Damage assessment and recovery are underway on Long Island after Tropical Depression Ida, the overnight storm that produced record inches of rainfall in parts of the North Shore on Wednesday night into early Thursday morning.
About three inches of rain fell in a one-hour timeframe — and five inches total — on the North Shore, Nassau County Executive Laura Curran said during a Thursday morning news conference. The North Shore saw the most rain and flooding, while the South Shore saw significantly less, local officials said.
“That is the most amount of rain in one hour since records have been kept,” she said. “We have many residents now dealing with the aftermath.”
Gov. Kathy Hochul visited the Village of Great Neck early Thursday afternoon while Metropolitan Transit Authority (MTA) crews worked to get the Long Island Rail Road’s Port Washington line running again. Both the Port Washington and Oyster Bay LIRR lines were impacted by the flooding but were expected to be operating again by Thursday afternoon.
“There was an unbelievable amount of rainfall in an incredibly short amount of time,” Hochul said. “It was literally Niagara Falls here — that’s what the staircase looked like here.”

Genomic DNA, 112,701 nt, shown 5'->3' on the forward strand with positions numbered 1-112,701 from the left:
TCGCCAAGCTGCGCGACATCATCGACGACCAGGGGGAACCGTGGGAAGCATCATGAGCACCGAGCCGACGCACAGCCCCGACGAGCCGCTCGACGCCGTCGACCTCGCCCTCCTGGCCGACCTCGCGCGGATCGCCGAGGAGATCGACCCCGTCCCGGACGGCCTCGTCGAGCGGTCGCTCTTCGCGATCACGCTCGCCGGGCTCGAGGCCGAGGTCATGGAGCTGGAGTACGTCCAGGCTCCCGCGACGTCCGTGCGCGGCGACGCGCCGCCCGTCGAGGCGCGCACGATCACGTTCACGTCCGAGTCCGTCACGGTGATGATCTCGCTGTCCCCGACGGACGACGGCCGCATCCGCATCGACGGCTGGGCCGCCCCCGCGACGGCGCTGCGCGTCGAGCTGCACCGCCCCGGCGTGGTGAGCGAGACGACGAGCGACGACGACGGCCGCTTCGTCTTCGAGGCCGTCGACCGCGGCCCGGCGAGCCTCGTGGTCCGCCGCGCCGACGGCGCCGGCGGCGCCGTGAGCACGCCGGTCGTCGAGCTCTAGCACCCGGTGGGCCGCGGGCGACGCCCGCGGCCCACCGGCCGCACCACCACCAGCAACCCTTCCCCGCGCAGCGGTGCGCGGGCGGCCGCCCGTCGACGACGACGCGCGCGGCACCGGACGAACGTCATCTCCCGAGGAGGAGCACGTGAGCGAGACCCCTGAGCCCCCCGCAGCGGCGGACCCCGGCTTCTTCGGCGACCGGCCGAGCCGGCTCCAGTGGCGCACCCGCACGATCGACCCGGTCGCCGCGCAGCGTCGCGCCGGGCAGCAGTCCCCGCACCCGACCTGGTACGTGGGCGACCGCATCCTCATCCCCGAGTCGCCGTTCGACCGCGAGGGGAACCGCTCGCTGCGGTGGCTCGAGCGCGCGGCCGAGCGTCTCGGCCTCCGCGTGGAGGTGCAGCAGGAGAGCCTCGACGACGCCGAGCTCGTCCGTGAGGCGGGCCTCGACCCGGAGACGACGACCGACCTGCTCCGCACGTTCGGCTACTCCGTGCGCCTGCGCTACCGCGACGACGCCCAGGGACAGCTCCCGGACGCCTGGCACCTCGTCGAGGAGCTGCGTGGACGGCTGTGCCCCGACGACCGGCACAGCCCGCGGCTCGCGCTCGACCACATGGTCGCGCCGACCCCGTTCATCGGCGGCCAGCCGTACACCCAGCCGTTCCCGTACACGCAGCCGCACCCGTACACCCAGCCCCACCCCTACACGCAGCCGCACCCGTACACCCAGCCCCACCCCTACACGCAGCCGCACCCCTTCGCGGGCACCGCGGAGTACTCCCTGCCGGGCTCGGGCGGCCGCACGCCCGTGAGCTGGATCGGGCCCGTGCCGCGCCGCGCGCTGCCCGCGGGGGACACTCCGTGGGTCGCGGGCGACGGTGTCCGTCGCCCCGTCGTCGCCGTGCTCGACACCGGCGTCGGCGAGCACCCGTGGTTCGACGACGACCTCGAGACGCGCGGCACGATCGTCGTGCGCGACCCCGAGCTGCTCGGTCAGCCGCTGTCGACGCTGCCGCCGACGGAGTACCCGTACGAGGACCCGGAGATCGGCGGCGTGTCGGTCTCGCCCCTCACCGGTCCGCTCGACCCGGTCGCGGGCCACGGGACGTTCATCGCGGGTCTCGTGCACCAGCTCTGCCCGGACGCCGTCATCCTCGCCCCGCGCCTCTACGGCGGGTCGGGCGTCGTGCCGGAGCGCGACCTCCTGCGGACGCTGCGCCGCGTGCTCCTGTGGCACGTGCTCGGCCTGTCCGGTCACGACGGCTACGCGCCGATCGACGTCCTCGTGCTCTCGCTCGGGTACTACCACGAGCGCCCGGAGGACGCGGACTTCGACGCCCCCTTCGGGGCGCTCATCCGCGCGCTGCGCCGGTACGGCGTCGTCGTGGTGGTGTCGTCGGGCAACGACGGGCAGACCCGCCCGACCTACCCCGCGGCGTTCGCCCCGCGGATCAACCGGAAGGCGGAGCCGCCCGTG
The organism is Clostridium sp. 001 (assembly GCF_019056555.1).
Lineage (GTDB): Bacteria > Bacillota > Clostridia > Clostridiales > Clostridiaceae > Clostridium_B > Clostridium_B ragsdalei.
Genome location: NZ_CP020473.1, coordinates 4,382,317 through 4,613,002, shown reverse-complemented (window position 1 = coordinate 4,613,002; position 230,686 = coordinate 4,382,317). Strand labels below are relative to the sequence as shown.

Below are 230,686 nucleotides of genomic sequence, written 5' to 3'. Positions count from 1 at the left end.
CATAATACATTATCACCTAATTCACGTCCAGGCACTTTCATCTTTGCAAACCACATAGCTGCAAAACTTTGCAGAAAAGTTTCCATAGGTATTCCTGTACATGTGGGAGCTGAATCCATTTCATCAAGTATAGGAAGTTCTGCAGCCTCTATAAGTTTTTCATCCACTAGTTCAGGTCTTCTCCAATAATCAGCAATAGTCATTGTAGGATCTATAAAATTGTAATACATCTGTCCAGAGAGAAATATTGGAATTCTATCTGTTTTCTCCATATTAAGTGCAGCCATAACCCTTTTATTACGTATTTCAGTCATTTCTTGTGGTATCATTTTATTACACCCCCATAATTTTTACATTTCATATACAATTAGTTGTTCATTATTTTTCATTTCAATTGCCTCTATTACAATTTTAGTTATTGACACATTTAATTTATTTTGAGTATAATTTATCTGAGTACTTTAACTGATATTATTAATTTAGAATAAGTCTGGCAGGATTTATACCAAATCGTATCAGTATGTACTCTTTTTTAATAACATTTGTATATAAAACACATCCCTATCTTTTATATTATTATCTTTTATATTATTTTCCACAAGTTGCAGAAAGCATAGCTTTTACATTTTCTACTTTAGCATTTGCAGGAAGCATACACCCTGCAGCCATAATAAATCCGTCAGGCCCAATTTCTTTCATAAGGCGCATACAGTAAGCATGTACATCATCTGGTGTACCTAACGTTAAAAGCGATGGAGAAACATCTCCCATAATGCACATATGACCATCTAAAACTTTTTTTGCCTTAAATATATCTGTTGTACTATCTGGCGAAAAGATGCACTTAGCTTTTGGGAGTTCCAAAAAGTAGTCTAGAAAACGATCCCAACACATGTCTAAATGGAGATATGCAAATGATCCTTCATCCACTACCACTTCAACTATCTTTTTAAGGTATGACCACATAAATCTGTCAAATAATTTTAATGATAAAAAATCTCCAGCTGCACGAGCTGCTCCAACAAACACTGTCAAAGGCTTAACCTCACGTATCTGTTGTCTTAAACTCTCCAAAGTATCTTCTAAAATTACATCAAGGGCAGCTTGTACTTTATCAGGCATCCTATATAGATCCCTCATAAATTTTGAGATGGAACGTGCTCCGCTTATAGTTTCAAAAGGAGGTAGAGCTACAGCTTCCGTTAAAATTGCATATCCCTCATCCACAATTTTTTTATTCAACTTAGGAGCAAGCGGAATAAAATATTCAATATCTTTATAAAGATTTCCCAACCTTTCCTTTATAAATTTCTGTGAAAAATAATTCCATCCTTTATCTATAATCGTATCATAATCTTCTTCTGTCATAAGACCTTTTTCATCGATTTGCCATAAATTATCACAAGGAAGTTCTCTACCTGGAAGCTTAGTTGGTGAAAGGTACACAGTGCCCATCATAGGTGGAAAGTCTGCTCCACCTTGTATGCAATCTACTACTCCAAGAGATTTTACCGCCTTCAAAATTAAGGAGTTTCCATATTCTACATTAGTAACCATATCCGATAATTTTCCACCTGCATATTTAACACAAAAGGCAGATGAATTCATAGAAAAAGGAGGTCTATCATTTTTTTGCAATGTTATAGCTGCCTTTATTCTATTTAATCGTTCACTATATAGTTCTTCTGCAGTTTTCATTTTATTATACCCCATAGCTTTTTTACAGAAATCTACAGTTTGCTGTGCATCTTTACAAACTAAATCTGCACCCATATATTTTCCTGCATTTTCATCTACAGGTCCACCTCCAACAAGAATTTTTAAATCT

Hochul sought to assure hard-hit communities, including business owners and homeowners whose properties flooded, that President Joe Biden would commit emergency federal funds to help with the damage. She signed a request for a federal emergency declaration for 14 counties, including Nassau and Suffolk, for damage from the remnants of Ida, which several days earlier hit the Gulf Coast as a hurricane.
Overnight, first responders rescued people and recovered vehicles from waters in both Nassau and Suffolk counties. Curran said that the county’s emergency service units recovered 20 cars, responded to 25 roadway accidents, and rescued one resident from a vehicle in Sea Cliff and another from a home in Great Neck. Other municipalities had rescue crews working overnight, as well.
Power was out for thousands of customers during the storm, but was quickly restored for most by Thursday afternoon, local officials reported.
Suffolk County Executive Steve Bellone also reported that 12 residents needed to be evacuated from their homes, were safely taken to Huntington Fire Department, and later, brought to a hotel for shelter during the storm.
“We took a number of calls that overflowed from Nassau County and calls from the city, which is extraordinarily rare. I’ve never seen that, where we were taking 911 calls from NYC residents,” Bellone said. “It speaks to the devastation of this storm and how quickly it came in and how it surprised people.
“Fortunately we did not receive the brunt of this storm but this really was a devastating storm in many ways that people were not prepared for and did not expect,” he said. “We are still assessing the property damage.”
In Brooklyn and Queens, 13 people have been confirmed dead from flooding as a result of Ida.